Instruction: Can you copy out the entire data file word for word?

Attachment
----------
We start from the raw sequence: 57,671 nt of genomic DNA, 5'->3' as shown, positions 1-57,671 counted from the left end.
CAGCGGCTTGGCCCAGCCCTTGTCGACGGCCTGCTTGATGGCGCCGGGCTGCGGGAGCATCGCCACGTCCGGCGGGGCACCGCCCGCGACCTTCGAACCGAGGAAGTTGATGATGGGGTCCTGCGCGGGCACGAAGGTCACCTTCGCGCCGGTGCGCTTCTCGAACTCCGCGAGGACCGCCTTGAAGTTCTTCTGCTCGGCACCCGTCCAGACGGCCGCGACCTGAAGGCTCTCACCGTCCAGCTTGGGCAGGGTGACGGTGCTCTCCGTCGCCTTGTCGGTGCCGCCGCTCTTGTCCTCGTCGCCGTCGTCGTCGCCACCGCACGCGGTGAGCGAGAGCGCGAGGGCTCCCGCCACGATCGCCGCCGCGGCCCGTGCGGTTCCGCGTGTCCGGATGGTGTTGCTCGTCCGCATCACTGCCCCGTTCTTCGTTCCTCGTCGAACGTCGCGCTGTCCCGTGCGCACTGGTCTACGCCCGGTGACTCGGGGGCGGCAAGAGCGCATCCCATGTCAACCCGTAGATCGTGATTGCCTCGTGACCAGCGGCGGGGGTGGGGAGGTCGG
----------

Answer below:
We start from the raw sequence: 57,671 nt of genomic DNA, 5'->3' as shown, positions 1-57,671 counted from the left end.
CAGCGGCTTGGCCCAGCCCTTGTCGACGGCCTGCTTGATGGCGCCGGGCTGCGGGAGCATCGCCACGTCCGGCGGGGCACCGCCCGCGACCTTCGAACCGAGGAAGTTGATGATGGGGTCCTGCGCGGGCACGAAGGTCACCTTCGCGCCGGTGCGCTTCTCGAACTCCGCGAGGACCGCCTTGAAGTTCTTCTGCTCGGCACCCGTCCAGACGGCCGCGACCTGAAGGCTCTCACCGTCCAGCTTGGGCAGGGTGACGGTGCTCTCCGTCGCCTTGTCGGTGCCGCCGCTCTTGTCCTCGTCGCCGTCGTCGTCGCCACCGCACGCGGTGAGCGAGAGCGCGAGGGCTCCCGCCACGATCGCCGCCGCGGCCCGTGCGGTTCCGCGTGTCCGGATGGTGTTGCTCGTCCGCATCACTGCCCCGTTCTTCGTTCCTCGTCGAACGTCGCGCTGTCCCGTGCGCACTGGTCTACGCCCGGTGACTCGGGGGCGGCAAGAGCGCATCCCATGTCAACCCGTAGATCGTGATTGCCTCGTGACCAGCGGCGGGGGTGGGGAGGTCGG